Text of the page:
So the aim is to both bring more people into the rum category, and allow people who have already been introduced, to find something different. “Now you can’t do that if you then charge you know, £50 a bottle. So we very quickly realised that we had to create a blend.” This necessitated two things. “We had to be empirical in our analysis of rums, and then we had to create something different, not niche, not crazy, but just with its own market.”
Alongside his business partner and former Innocent Smoothie veteran Jess, George embarked on the task of mapping out a “Duppy Taste Spider… essentially we had legs like openness, molasses, perceived alcohol, and sweetness.” To do this, they tasted and mapped about 30 different rums. “We then you know, built our own rum spider.” That last sentence isn’t one I ever saw myself typing, but makes sense right?!
The aim was to achieve a relatively low level of perceived alcohol (no rocket fuel here thank you!), a medium smooth texture, and a medium sweetness, with a “beautiful gold colour in terms of molasses”, retaining the “for want of a better word, ‘tartness’” while forgoing the bitter treacle aspect of molasses. This enabled them to look at the various styles of rum produced on different Caribbean islands and begin experimenting with blending, to achieve the desired profile.
Why source from the Caribbean, rather than distill in the UK?
This is the bit where some might fear that the story ends, and full disclosure can’t be given on the exact origins of the liquid, but refreshingly – not the case here! George reveals they settled on a three-year-old rum from Worthy Park in Jamaica and a five-year-old rum from the Foursquare distillery in Barbados. “Barbados provided that smoothness, the oakiness, that honey, butter taste. Jamaica created that funk, the kind of higher-ester stuff which cuts through the cocktails.” No rum nut in their right mind would argue with Worthy Park and Foursquare, some of the top names in Caribbean rum.
It’s clear that sourcing and blending have proven a successful move for the brand, allowing the team to tinker to create a balance of approachability and character But, when starting out, I wondered whether George had ever considered distilling himself. “It was the first thought I had ‘How cool would it be to blend or distill rum in the UK?’” He explains that the number one reason he decided against distilling was due to tropical ageing in the Caribbean: “Rum ages three and a half times quicker than whisky in Scotland.”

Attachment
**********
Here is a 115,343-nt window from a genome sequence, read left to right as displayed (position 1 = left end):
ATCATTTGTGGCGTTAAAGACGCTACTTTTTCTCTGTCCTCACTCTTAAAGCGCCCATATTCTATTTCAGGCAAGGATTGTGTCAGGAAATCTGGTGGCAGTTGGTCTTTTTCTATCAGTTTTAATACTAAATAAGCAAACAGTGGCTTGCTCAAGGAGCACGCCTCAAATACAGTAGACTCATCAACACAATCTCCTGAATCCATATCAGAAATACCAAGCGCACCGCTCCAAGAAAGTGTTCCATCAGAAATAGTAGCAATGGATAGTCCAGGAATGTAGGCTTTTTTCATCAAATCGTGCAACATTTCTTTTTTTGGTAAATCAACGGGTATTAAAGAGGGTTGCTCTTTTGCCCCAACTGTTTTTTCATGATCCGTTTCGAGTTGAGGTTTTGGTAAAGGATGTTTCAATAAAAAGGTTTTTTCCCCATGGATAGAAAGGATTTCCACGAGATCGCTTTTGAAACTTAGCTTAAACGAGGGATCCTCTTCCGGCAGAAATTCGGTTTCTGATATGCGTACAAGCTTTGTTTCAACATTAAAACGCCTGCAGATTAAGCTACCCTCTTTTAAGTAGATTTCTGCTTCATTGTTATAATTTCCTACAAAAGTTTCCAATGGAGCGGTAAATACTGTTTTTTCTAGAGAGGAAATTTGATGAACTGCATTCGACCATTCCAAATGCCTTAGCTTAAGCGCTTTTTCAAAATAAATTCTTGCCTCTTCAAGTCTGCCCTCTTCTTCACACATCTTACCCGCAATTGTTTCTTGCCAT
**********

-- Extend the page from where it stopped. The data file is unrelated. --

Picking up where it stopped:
Suffice to say he’s not stating that time warps and goes faster as you cross the Atlantic. Climate and humidity play a huge part in a spirit’s maturation in cask, causing evaporation and concentration of the liquid inside. In the cooler climes of Scotland, you might hear this evaporated liquid referred to as ‘the Angel’s Share’. It tends to happen with less rapidity than ‘the Duppy’s Share’ in the tropical heat and humidity of the Caribbean (see, told you we’d get to the name). George gives the scenario of ageing some rum for five years – one barrel in Scotland, one barrel in Barbados. The Caribbean-aged rum would have more to offer in terms of characteristic change imparted by the cask during that time frame, including increased complexity, and mellowness.
The brand, the name, and its overall message certainly wouldn’t have as much grounding if it were distilled in the UK. “That Caribbean outlook – life, music, sunshine” are imparted in the “very distilled version of the Caribbean that is rum.” Rather than ascending to heaven with the angels in Scotland, folklore has it that spirits known as duppies steal rum from the cask in the Caribbean. “That really got me hypnotised,” George excitedly tells me. His favourite part of the legend is that these fun-loving island spirits would go off with their haul to enjoy “the most incredible parties”. What better way to stay grounded than to summon your inner duppy? “Within all of that is everything – seizing the moment, bringing people together, having a great time.”